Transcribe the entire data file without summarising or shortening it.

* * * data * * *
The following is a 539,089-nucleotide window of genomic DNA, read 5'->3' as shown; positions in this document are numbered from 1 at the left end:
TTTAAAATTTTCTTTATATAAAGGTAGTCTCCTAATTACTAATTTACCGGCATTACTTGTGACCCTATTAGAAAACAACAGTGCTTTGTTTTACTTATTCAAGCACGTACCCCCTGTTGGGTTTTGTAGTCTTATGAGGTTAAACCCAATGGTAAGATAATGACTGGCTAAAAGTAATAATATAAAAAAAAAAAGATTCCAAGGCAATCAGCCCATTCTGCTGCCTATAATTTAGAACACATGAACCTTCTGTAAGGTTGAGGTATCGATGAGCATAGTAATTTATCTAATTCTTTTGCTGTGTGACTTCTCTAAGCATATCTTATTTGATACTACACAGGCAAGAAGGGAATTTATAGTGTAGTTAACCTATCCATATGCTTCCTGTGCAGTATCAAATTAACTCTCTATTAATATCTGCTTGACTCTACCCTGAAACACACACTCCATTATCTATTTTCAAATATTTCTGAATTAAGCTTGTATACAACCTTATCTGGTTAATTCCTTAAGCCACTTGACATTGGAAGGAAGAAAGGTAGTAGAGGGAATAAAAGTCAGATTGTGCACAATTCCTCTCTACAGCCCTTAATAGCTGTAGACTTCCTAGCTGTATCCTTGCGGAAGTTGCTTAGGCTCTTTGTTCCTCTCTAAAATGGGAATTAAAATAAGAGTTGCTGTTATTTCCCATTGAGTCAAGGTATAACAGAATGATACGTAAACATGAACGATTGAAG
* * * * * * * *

The following is a 539,089-nucleotide window of genomic DNA, read 5'->3' as shown; positions in this document are numbered from 1 at the left end:
TTTAAAATTTTCTTTATATAAAGGTAGTCTCCTAATTACTAATTTACCGGCATTACTTGTGACCCTATTAGAAAACAACAGTGCTTTGTTTTACTTATTCAAGCACGTACCCCCTGTTGGGTTTTGTAGTCTTATGAGGTTAAACCCAATGGTAAGATAATGACTGGCTAAAAGTAATAATATAAAAAAAAAAAGATTCCAAGGCAATCAGCCCATTCTGCTGCCTATAATTTAGAACACATGAACCTTCTGTAAGGTTGAGGTATCGATGAGCATAGTAATTTATCTAATTCTTTTGCTGTGTGACTTCTCTAAGCATATCTTATTTGATACTACACAGGCAAGAAGGGAATTTATAGTGTAGTTAACCTATCCATATGCTTCCTGTGCAGTATCAAATTAACTCTCTATTAATATCTGCTTGACTCTACCCTGAAACACACACTCCATTATCTATTTTCAAATATTTCTGAATTAAGCTTGTATACAACCTTATCTGGTTAATTCCTTAAGCCACTTGACATTGGAAGGAAGAAAGGTAGTAGAGGGAATAAAAGTCAGATTGTGCACAATTCCTCTCTACAGCCCTTAATAGCTGTAGACTTCCTAGCTGTATCCTTGCGGAAGTTGCTTAGGCTCTTTGTTCCTCTCTAAAATGGGAATTAAAATAAGAGTTGCTGTTATTTCCCATTGAGTCAAGGTATAACAGAATGATACGTAAACATGAACGATTGAAG